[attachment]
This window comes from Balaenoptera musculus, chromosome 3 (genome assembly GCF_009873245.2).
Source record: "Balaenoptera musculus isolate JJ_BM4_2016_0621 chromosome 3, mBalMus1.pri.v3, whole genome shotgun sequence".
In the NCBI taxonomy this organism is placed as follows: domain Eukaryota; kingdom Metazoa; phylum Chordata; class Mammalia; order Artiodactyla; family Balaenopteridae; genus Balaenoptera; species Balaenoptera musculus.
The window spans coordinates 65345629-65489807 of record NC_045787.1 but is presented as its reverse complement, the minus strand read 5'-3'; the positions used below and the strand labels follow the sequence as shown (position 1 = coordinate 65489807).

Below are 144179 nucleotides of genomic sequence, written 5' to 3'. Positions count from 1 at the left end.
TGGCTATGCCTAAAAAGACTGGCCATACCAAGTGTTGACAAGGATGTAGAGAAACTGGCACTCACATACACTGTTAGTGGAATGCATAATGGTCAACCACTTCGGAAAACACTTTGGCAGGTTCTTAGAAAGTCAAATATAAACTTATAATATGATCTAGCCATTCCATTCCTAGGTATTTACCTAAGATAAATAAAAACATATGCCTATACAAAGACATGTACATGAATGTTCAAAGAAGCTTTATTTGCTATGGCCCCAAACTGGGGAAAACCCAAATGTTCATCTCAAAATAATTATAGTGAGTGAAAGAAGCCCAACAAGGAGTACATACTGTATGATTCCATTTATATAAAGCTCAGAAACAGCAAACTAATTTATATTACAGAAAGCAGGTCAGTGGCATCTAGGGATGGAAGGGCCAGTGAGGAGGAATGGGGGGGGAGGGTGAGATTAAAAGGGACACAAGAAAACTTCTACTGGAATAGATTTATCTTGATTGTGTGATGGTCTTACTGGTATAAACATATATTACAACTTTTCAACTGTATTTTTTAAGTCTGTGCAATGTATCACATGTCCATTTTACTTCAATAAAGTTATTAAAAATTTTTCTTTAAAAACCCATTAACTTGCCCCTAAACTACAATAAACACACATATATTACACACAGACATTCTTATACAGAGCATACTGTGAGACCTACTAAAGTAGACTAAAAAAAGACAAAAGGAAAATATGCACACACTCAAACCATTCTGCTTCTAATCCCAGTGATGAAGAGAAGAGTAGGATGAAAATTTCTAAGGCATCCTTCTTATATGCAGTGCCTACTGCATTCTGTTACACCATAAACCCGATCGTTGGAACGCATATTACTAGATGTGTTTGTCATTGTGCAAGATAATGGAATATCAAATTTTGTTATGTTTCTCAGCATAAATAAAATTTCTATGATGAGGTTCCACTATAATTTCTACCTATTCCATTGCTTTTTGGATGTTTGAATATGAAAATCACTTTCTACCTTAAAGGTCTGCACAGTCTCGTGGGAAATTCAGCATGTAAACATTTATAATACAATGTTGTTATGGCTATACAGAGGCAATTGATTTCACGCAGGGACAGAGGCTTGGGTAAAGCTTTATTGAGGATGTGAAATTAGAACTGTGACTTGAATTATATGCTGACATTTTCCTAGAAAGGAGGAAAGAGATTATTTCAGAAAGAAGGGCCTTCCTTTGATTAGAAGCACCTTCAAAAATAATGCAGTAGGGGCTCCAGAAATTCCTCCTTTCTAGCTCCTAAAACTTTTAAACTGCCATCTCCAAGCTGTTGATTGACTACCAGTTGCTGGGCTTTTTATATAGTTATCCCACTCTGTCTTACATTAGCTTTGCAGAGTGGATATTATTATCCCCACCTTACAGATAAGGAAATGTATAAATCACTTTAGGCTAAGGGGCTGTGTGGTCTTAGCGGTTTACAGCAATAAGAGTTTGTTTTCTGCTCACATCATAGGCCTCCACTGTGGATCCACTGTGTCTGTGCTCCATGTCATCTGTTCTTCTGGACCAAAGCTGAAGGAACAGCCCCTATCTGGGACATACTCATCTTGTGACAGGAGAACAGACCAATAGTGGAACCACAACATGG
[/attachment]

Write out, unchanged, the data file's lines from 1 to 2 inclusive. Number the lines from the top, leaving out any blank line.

This window comes from Balaenoptera musculus, chromosome 3 (genome assembly GCF_009873245.2).
Source record: "Balaenoptera musculus isolate JJ_BM4_2016_0621 chromosome 3, mBalMus1.pri.v3, whole genome shotgun sequence".